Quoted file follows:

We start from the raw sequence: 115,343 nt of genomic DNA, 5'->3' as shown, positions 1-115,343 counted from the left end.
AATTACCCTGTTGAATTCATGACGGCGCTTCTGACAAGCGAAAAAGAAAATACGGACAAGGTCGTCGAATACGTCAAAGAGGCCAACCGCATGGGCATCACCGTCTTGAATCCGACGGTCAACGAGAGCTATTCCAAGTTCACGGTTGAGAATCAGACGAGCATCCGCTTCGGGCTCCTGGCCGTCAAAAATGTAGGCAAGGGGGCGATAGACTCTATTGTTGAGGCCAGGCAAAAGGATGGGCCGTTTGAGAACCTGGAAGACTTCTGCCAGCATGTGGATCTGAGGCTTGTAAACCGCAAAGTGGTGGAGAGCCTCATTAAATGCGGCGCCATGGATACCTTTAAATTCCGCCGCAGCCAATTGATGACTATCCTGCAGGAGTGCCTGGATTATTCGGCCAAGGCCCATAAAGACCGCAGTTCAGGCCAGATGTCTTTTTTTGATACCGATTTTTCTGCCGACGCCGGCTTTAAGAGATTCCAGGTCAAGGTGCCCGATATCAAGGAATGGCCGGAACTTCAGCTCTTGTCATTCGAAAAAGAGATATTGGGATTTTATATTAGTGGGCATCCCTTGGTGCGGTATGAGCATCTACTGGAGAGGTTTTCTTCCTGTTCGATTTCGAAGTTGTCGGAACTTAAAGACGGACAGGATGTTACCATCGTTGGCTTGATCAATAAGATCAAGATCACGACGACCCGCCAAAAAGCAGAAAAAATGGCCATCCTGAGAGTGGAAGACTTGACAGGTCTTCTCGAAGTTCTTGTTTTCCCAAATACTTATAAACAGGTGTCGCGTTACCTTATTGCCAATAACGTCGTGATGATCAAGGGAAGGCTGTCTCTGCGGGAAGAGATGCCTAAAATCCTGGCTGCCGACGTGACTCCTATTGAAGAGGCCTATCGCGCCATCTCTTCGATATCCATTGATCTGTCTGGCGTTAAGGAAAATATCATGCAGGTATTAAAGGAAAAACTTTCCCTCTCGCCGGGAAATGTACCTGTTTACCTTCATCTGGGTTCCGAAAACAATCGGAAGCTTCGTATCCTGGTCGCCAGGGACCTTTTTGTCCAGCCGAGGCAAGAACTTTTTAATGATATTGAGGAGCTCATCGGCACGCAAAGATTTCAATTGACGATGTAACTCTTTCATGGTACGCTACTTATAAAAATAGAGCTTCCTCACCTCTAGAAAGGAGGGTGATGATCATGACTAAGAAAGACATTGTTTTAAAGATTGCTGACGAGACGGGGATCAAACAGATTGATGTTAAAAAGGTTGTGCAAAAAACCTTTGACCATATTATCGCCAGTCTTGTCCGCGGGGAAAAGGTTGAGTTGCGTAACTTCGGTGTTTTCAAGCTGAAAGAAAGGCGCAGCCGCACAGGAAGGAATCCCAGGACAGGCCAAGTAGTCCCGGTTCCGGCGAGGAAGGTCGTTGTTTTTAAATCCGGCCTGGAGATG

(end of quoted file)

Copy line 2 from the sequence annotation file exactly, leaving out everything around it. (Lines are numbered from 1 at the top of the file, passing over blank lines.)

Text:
AATTACCCTGTTGAATTCATGACGGCGCTTCTGACAAGCGAAAAAGAAAATACGGACAAGGTCGTCGAATACGTCAAAGAGGCCAACCGCATGGGCATCACCGTCTTGAATCCGACGGTCAACGAGAGCTATTCCAAGTTCACGGTTGAGAATCAGACGAGCATCCGCTTCGGGCTCCTGGCCGTCAAAAATGTAGGCAAGGGGGCGATAGACTCTATTGTTGAGGCCAGGCAAAAGGATGGGCCGTTTGAGAACCTGGAAGACTTCTGCCAGCATGTGGATCTGAGGCTTGTAAACCGCAAAGTGGTGGAGAGCCTCATTAAATGCGGCGCCATGGATACCTTTAAATTCCGCCGCAGCCAATTGATGACTATCCTGCAGGAGTGCCTGGATTATTCGGCCAAGGCCCATAAAGACCGCAGTTCAGGCCAGATGTCTTTTTTTGATACCGATTTTTCTGCCGACGCCGGCTTTAAGAGATTCCAGGTCAAGGTGCCCGATATCAAGGAATGGCCGGAACTTCAGCTCTTGTCATTCGAAAAAGAGATATTGGGATTTTATATTAGTGGGCATCCCTTGGTGCGGTATGAGCATCTACTGGAGAGGTTTTCTTCCTGTTCGATTTCGAAGTTGTCGGAACTTAAAGACGGACAGGATGTTACCATCGTTGGCTTGATCAATAAGATCAAGATCACGACGACCCGCCAAAAAGCAGAAAAAATGGCCATCCTGAGAGTGGAAGACTTGACAGGTCTTCTCGAAGTTCTTGTTTTCCCAAATACTTATAAACAGGTGTCGCGTTACCTTATTGCCAATAACGTCGTGATGATCAAGGGAAGGCTGTCTCTGCGGGAAGAGATGCCTAAAATCCTGGCTGCCGACGTGACTCCTATTGAAGAGGCCTATCGCGCCATCTCTTCGATATCCATTGATCTGTCTGGCGTTAAGGAAAATATCATGCAGGTATTAAAGGAAAAACTTTCCCTCTCGCCGGGAAATGTACCTGTTTACCTTCATCTGGGTTCCGAAAACAATCGGAAGCTTCGTATCCTGGTCGCCAGGGACCTTTTTGTCCAGCCGAGGCAAGAACTTTTTAATGATATTGAGGAGCTCATCGGCACGCAAAGATTTCAATTGACGATGTAACTCTTTCATGGTACGCTACTTATAAAAATAGAGCTTCCTCACCTCTAGAAAGGAGGGTGATGATCATGACTAAGAAAGACATTGTTTTAAAGATTGCTGACGAGACGGGGATCAAACAGATTGATGTTAAAAAGGTTGTGCAAAAAACCTTTGACCATATTATCGCCAGTCTTGTCCGCGGGGAAAAGGTTGAGTTGCGTAACTTCGGTGTTTTCAAGCTGAAAGAAAGGCGCAGCCGCACAGGAAGGAATCCCAGGACAGGCCAAGTAGTCCCGGTTCCGGCGAGGAAGGTCGTTGTTTTTAAATCCGGCCTGGAGATG